Florida Senate Debate Gives Crist, Meek Opportunity to Catch Rubio


Rubio, meanwhile, was one of the first Tea Party favorites, along with Pat Toomey, the Republican running for Senate in Pennsylvania. Crist has used Rubio's conservative views, particularly that Congress should consider raising the retirement age for Social Security, to try to turn off Florida's retirement population.

Crist has a TV ad accusing Rubio of wanting to raise the retirement age and gut social security.

"Work longer, get by on less, that's the Marco Rubio retirement plan," according to the narrator in Crist's ad. Watch it here.

Compelling Personal Story, Conservative Politics Help Rubio

In addition to hitting Crist as a political opportunist, Rubio has run on his biography, arguing that only in America can the child of refugees from Cuba rise to be a successful lawyer. And it's the American system of free enterprise, according to Rubio, that makes his rise possible.

Rubio's most recent TV ad makes oblique mention of Crist and warns that Washington won't improve "if we keep electing politicians who will say or do anything just to hold office."

But he also has personal financial problems that Democrats and Crist have tried to say make him hypocritical in areas of national fiscal responsibility.

In order to have a chance, according to Smith, Crist, who is closer in polls to Rubio, has to convince Democrats not to vote for Rep. Kendrick Meek, according to Smith.

Democrats Back Meek Even as Crist Pursues Democratic Votes

Meek has attacked Crist in recent TV ads, one of which strings together clips from when Crist was a Republican and praised people like former Florida Gov. Jeb Bush and Alaska Gov. Sarah Palin.

"I'm a pro-life, pro-gun, anti-tax Republican," Crist says at one point in the ad. Watch it here.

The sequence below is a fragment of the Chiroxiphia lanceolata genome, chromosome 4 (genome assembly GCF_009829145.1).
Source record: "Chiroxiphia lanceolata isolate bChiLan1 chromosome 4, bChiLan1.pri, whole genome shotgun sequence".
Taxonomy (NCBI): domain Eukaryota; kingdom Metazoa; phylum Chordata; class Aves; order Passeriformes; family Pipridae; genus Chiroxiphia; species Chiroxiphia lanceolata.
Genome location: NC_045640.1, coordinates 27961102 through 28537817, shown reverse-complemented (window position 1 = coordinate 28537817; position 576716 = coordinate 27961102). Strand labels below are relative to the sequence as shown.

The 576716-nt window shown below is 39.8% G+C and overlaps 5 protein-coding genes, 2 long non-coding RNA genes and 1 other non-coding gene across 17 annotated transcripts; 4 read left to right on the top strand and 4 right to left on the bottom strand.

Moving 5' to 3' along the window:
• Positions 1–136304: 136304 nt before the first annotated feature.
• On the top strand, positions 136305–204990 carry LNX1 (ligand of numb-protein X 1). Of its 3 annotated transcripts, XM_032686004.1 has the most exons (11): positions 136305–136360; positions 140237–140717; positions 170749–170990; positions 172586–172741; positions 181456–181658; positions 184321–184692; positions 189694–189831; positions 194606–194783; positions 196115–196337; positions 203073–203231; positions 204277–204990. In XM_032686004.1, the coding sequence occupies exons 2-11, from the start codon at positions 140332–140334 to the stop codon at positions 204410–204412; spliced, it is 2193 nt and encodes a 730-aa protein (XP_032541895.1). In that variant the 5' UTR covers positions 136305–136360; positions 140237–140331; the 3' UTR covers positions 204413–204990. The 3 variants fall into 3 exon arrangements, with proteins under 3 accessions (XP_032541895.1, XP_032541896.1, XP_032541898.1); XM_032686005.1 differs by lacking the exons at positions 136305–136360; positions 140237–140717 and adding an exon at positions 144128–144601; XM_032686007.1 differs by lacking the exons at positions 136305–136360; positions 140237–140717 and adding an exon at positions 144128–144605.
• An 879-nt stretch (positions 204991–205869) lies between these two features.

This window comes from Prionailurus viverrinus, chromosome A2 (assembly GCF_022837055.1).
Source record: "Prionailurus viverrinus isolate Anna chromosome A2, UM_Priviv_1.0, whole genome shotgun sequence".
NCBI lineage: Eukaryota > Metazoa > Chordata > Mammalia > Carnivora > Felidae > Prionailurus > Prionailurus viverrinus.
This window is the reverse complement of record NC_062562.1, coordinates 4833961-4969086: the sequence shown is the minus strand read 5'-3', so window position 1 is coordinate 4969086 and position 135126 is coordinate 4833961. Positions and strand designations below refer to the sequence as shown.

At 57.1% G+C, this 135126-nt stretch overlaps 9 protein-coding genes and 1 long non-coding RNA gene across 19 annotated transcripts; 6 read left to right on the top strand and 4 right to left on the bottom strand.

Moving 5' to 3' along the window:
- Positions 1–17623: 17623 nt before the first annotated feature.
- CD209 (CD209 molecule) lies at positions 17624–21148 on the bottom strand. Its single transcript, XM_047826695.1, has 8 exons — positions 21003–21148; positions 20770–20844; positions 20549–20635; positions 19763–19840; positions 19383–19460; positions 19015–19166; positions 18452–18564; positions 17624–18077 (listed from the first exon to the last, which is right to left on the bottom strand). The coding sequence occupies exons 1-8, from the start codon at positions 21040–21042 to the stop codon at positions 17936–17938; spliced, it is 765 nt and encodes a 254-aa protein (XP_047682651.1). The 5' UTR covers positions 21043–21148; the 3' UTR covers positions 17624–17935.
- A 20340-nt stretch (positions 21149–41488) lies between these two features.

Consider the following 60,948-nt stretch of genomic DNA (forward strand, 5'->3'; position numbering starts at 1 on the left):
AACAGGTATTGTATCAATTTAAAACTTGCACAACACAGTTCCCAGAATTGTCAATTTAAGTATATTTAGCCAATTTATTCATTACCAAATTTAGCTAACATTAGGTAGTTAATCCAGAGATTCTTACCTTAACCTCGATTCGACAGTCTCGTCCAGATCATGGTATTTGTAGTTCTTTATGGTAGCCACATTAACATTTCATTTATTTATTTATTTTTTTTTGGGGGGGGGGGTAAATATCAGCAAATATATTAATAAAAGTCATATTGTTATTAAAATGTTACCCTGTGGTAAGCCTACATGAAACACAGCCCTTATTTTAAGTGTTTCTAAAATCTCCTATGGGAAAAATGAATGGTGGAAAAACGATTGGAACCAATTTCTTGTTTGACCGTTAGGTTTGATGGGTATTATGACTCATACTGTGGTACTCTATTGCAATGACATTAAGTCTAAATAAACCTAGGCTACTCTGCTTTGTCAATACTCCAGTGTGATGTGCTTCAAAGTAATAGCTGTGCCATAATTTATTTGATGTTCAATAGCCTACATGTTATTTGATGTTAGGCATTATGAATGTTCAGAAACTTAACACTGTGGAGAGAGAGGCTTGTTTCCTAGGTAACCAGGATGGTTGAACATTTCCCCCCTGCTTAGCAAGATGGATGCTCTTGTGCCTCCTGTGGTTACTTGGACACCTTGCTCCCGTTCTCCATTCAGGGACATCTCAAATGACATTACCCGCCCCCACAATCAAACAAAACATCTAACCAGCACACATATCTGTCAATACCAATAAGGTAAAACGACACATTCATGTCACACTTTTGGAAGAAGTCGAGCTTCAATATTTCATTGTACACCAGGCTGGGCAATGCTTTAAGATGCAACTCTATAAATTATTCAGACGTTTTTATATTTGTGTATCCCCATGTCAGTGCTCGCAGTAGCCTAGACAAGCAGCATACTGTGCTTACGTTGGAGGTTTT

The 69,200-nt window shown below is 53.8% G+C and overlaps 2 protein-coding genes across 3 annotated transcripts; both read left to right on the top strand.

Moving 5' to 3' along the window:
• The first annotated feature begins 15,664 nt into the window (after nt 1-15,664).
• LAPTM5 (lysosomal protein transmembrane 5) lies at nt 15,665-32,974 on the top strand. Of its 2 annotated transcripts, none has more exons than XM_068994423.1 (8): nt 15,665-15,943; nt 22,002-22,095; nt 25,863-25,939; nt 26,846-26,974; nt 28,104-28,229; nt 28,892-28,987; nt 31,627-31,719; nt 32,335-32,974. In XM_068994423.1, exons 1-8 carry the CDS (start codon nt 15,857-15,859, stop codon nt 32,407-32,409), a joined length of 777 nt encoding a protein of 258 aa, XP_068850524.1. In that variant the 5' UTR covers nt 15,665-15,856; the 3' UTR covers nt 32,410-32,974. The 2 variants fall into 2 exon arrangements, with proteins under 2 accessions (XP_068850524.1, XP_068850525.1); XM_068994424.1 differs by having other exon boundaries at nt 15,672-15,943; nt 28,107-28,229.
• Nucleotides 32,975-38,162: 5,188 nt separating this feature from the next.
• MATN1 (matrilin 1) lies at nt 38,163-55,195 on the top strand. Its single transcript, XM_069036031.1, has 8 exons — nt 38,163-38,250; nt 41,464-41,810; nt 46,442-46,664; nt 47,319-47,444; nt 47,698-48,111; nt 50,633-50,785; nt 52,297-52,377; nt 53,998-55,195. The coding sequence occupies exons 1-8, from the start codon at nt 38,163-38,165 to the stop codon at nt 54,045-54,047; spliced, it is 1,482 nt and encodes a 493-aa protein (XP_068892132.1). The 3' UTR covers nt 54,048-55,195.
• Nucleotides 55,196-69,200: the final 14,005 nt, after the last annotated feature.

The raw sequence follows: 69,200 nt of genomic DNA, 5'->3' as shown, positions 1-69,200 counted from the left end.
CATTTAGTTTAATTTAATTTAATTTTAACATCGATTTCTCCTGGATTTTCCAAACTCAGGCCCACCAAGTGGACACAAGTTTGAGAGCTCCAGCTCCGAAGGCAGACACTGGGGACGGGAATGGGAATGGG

Even so, it might be to Democrats benefit in some ways to back Crist. He is perceived as having a better chance to beat Rubio and Democrats could convince him to join their caucus even if he remains technically independent. With the balance of power in Washington in play, that vote could be key.

"Kendrick Meek is our candidate for the United States Senate in Florida," Sen. Bob Menendez, who chairs Democratic Senators' campaign arm, said at an appearance in Washington this week. "And as this race in the next 30-some-odd days, I think will give Kendrick an opportunity to rise significantly in the polls.

"Governor Crist is not doing that well in the polls, and I think when people are looking for a real choice, they will increasingly turn to Kendrick," he said. "So I'm not expecting Gov. Crist coming, I'm expecting Kendrick Meek to come, and he will caucus with the Democrats."

Only Two Independents Currently in Congress

There are currently two independents in Congress, but both, Joe Lieberman of Connecticut and Bernie Sanders of Vermont, side with Democrats in most procedural votes.

Sen. Lisa Murkowski of Alaska lost the Republican primary there to attorney and Tea Party favority Joe Miller. She is mounting a write-in campaign, but has said she would still caucus with Republicans if reelected.

Who Crist would caucus with if he wins has the been a subject of great speculation. He has not said who he would caucus with, but has said he would instead look out for the best interests of the people of Florida. That might sound good to voters, but it would make his vote a hot commodity in the Senate, where the minority party can bring business to a standstill with 41 votes on procedural matters.

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